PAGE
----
The liberal political tradition from Hobbes to Rawls, by contrast, has always been suspicious of the vertical dimension of morality, worrying that it fosters aristocratic and illiberal passions that decent politics must constrain, thwart, or channel into less publicly dangerous pursuits. Yet the most thoughtful liberal thinkers have also understood that decent politics necessarily presupposes that citizens affirm the reality of such distinctions.
For those liberals inclined to forget the need for them, or to complacently assume that they will always be there to draw on and elevate public life, the jarring experience of living under President Trump is a potent reminder of just how crucially important (and fragile) vertical moral distinctions really are.
(Damon Linker, What liberals can learn about morality from Donald Trump)
An American-born Muslim woman of Palestinian ancestry gives a speech to a largest assembly of North American Muslims, using the word “jihad” to describe the struggle against Donald Trump.
Then some “conservatives” and Trump family looking for another causus belli catch wind of it and she becomes, for her 15 minutes of fame, the cartoonish personification of evil.
Newly empowered, she takes to the pages of a leading newspaper, dislocating her shoulder with pats on her own back as an effective leader and the cartoonish Islamophobes’ worst nightmare.
I’m not naming names because naming names and leveling charges is how the Rage Racket, left and right, works. These people, ostensibly enemies, need each other like Donald Trump needs “fake news” or a junkie needs heroin. And it’s all so very, very ephemeral.
As, perhaps, is what I’m typically up to in this blog, although I like to think that I’m doing more “ironic distancing” than rage most of the time.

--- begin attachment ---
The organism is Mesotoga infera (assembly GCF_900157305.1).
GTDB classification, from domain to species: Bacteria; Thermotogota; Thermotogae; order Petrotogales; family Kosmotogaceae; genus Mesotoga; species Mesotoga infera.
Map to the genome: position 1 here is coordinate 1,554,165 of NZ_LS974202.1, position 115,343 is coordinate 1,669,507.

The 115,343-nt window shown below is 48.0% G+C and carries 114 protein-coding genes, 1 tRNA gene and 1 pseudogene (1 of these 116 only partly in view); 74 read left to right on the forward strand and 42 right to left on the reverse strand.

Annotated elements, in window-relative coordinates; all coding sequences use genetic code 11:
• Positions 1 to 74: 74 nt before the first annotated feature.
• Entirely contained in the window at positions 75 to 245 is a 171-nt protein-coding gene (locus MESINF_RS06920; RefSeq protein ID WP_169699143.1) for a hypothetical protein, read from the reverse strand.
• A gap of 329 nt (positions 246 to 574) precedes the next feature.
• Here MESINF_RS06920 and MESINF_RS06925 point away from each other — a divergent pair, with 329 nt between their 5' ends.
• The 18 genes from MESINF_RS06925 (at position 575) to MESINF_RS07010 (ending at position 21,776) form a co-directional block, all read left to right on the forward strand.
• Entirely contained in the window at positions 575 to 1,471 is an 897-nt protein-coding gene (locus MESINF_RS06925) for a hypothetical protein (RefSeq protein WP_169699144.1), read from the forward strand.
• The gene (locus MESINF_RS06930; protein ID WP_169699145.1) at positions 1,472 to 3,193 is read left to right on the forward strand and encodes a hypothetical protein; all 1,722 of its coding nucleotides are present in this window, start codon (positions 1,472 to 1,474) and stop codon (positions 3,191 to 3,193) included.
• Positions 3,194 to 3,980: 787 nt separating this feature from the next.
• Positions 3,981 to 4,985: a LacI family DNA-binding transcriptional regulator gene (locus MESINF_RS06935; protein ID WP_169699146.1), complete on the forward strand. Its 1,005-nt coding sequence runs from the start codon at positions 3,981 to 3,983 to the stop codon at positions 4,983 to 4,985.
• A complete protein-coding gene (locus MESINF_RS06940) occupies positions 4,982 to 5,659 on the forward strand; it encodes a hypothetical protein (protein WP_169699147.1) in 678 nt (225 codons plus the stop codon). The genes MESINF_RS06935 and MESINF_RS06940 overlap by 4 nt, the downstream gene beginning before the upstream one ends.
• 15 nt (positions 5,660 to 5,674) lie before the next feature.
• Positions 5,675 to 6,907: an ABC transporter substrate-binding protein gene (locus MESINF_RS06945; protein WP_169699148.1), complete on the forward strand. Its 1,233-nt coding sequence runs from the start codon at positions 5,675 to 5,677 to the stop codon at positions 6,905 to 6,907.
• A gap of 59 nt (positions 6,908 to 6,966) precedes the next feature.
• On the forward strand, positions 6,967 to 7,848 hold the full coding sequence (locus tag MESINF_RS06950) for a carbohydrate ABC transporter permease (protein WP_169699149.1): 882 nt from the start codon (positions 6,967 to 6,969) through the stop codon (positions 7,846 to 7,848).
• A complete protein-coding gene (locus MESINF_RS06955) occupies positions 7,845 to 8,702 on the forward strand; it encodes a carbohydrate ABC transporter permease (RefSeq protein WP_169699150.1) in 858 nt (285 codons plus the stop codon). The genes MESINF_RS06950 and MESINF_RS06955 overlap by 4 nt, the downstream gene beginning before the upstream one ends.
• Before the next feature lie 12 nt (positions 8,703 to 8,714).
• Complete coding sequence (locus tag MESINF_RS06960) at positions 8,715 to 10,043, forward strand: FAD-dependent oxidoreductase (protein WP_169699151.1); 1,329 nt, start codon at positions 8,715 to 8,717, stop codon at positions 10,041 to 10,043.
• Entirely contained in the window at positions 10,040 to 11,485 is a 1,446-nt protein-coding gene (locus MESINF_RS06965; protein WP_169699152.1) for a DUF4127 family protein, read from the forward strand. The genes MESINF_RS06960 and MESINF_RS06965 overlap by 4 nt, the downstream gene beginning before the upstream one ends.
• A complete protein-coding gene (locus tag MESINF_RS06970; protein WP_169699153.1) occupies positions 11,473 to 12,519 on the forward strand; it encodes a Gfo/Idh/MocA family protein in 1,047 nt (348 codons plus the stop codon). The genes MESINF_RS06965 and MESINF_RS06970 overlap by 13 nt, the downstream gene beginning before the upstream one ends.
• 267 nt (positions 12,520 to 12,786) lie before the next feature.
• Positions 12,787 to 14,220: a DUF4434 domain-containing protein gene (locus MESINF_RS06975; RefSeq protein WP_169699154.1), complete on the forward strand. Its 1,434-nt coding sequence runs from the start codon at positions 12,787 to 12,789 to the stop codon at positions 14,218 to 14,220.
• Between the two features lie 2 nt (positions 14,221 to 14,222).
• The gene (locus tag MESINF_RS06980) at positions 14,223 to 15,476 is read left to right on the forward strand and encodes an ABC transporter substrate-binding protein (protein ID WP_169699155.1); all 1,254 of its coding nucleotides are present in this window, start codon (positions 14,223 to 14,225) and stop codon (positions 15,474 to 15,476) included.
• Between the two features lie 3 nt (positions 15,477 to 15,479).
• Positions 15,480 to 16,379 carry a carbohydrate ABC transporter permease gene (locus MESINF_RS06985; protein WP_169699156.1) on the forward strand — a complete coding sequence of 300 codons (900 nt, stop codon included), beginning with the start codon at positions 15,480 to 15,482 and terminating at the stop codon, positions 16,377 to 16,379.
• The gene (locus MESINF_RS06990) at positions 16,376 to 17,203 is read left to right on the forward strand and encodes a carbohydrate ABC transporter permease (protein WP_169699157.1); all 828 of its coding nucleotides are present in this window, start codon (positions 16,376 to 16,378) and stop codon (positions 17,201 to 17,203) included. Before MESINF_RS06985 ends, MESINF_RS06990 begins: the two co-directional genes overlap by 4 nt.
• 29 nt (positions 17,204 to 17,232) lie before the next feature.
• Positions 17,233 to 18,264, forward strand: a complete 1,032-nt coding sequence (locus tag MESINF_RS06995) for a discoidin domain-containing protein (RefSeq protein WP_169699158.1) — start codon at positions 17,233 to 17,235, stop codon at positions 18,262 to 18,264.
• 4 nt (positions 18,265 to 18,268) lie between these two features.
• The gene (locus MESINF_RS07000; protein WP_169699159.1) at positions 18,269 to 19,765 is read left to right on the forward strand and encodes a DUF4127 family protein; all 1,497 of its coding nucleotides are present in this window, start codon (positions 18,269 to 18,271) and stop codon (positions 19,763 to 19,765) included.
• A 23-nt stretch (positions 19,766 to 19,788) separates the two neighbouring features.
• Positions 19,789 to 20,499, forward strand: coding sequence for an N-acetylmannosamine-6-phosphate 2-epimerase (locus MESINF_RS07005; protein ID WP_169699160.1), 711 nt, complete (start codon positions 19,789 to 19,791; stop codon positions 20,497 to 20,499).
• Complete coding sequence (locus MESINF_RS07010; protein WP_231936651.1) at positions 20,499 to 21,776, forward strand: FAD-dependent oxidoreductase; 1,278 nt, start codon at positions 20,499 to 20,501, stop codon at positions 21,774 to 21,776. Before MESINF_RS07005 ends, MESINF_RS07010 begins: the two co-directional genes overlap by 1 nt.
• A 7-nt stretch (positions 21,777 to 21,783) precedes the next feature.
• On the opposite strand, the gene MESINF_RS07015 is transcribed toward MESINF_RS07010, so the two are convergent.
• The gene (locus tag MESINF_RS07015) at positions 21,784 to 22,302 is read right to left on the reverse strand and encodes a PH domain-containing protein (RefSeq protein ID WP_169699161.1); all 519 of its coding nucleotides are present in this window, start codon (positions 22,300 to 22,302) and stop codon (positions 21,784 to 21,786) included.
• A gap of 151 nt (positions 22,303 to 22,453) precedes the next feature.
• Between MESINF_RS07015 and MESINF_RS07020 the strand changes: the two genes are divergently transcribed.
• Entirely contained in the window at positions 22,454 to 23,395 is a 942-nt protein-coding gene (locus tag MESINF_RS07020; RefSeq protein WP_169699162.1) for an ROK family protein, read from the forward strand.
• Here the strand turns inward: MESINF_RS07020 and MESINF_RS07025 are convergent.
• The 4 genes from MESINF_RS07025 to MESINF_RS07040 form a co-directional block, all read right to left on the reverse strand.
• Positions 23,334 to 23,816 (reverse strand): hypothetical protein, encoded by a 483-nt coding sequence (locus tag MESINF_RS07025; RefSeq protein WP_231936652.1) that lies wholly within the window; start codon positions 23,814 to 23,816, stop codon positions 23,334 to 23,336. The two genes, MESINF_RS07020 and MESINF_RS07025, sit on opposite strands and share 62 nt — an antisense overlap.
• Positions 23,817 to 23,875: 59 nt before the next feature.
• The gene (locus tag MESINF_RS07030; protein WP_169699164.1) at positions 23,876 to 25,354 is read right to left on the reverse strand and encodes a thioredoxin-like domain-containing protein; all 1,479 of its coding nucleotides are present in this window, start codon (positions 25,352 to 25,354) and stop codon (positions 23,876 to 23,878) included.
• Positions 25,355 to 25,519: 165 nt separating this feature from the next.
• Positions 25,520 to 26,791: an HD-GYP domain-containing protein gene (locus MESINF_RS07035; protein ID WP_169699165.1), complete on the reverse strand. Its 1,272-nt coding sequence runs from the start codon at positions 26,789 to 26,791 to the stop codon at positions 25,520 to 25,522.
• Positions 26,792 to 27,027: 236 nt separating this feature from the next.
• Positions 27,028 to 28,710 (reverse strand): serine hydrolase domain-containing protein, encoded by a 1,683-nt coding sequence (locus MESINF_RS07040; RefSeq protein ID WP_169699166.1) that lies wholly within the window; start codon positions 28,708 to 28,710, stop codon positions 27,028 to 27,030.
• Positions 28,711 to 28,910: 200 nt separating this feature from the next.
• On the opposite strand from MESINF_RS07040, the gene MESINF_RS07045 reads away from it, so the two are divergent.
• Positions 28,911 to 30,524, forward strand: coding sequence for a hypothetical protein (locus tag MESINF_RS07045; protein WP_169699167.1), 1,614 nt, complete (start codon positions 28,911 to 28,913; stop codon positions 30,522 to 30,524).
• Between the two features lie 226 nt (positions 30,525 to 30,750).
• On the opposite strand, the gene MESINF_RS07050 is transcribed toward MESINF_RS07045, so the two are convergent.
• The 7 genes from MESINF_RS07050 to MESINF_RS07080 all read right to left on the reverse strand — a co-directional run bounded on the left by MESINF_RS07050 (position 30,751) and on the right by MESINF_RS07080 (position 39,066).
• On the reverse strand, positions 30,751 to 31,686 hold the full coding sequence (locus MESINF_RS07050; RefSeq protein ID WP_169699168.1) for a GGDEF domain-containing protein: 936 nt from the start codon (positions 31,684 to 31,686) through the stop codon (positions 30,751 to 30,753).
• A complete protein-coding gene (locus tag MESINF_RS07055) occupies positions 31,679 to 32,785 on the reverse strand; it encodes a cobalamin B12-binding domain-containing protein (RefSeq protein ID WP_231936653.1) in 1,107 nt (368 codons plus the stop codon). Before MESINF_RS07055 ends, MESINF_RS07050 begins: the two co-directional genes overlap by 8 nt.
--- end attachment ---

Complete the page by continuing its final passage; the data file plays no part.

I listened Sunday night to the maiden voyage of the Image podcast, an interview with Richard Rodriguez. He recounted a story about a recent invitation to speak on a college campus. His hosts persuaded a local bookstore to order dozens of copies of his latest book. Not a single copy was sold. Rodriguez has come to expect that:
I continue reading, and I’m writing less … “It takes a good reader to make a good book” (quoting Emerson). I’m finding myself now in a world where I suspect there are fewer readers who take pleasure in complicated sentences. People want things simplified … I’ve always had the freedom, in writing literary essays, to write complicated prose with the assumption that there are people who would take pleasure in that kind of complication. I no longer assume that …
I’ve been struggling with James Matthew Wilson, The Vision of the Soul: Truth, Goodness, and Beauty in the Western Tradition. It has complicated, beautiful sentences. It’s taking me unfamiliar places. I’m marking passages in clusters and then pages follow with no markings, probably indicating that my mind wandered. I know I’ve caught myself and gone back to re-read repeatedly.
It is not the book’s fault. It takes a good reader to make a good book. I once was a pretty good reader and I intend to become one again.
* * * * *
There is no epistemological Switzerland. (Via Mars Hill Audio Journal Volume 134)